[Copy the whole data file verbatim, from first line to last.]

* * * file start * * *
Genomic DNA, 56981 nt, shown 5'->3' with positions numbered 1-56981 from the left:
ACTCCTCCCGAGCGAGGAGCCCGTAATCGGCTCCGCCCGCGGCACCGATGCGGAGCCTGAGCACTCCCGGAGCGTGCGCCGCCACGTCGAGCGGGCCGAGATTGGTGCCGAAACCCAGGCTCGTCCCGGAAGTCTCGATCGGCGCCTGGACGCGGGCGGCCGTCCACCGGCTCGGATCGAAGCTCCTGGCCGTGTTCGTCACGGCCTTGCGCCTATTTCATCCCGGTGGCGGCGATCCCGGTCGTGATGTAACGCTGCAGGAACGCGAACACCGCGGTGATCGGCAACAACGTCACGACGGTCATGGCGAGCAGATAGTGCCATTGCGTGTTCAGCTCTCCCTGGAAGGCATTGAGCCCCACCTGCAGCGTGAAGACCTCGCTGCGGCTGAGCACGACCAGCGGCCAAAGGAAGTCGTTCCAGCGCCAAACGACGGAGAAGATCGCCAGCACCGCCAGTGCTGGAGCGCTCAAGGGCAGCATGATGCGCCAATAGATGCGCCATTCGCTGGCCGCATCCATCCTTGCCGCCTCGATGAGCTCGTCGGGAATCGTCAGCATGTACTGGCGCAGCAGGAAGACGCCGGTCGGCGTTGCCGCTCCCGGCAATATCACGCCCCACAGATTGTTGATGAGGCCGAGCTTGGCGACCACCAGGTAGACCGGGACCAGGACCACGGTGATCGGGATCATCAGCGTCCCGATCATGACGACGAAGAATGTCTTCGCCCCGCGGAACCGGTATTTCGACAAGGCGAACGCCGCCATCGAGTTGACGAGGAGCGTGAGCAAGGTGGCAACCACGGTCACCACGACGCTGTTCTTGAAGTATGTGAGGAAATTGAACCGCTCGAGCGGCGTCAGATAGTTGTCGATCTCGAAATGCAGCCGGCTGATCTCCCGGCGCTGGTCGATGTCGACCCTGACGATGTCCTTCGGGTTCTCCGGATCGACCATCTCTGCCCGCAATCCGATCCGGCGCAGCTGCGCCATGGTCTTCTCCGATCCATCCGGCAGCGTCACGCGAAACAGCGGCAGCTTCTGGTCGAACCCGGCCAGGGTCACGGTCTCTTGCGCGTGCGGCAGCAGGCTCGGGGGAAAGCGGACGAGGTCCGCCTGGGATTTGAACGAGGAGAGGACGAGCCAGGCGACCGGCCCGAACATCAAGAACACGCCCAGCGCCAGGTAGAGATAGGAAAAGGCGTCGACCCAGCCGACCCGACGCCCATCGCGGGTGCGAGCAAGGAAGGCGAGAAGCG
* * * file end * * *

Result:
Genomic DNA, 56981 nt, shown 5'->3' with positions numbered 1-56981 from the left:
ACTCCTCCCGAGCGAGGAGCCCGTAATCGGCTCCGCCCGCGGCACCGATGCGGAGCCTGAGCACTCCCGGAGCGTGCGCCGCCACGTCGAGCGGGCCGAGATTGGTGCCGAAACCCAGGCTCGTCCCGGAAGTCTCGATCGGCGCCTGGACGCGGGCGGCCGTCCACCGGCTCGGATCGAAGCTCCTGGCCGTGTTCGTCACGGCCTTGCGCCTATTTCATCCCGGTGGCGGCGATCCCGGTCGTGATGTAACGCTGCAGGAACGCGAACACCGCGGTGATCGGCAACAACGTCACGACGGTCATGGCGAGCAGATAGTGCCATTGCGTGTTCAGCTCTCCCTGGAAGGCATTGAGCCCCACCTGCAGCGTGAAGACCTCGCTGCGGCTGAGCACGACCAGCGGCCAAAGGAAGTCGTTCCAGCGCCAAACGACGGAGAAGATCGCCAGCACCGCCAGTGCTGGAGCGCTCAAGGGCAGCATGATGCGCCAATAGATGCGCCATTCGCTGGCCGCATCCATCCTTGCCGCCTCGATGAGCTCGTCGGGAATCGTCAGCATGTACTGGCGCAGCAGGAAGACGCCGGTCGGCGTTGCCGCTCCCGGCAATATCACGCCCCACAGATTGTTGATGAGGCCGAGCTTGGCGACCACCAGGTAGACCGGGACCAGGACCACGGTGATCGGGATCATCAGCGTCCCGATCATGACGACGAAGAATGTCTTCGCCCCGCGGAACCGGTATTTCGACAAGGCGAACGCCGCCATCGAGTTGACGAGGAGCGTGAGCAAGGTGGCAACCACGGTCACCACGACGCTGTTCTTGAAGTATGTGAGGAAATTGAACCGCTCGAGCGGCGTCAGATAGTTGTCGATCTCGAAATGCAGCCGGCTGATCTCCCGGCGCTGGTCGATGTCGACCCTGACGATGTCCTTCGGGTTCTCCGGATCGACCATCTCTGCCCGCAATCCGATCCGGCGCAGCTGCGCCATGGTCTTCTCCGATCCATCCGGCAGCGTCACGCGAAACAGCGGCAGCTTCTGGTCGAACCCGGCCAGGGTCACGGTCTCTTGCGCGTGCGGCAGCAGGCTCGGGGGAAAGCGGACGAGGTCCGCCTGGGATTTGAACGAGGAGAGGACGAGCCAGGCGACCGGCCCGAACATCAAGAACACGCCCAGCGCCAGGTAGAGATAGGAAAAGGCGTCGACCCAGCCGACCCGACGCCCATCGCGGGTGCGAGCAAGGAAGGCGAGAAGCG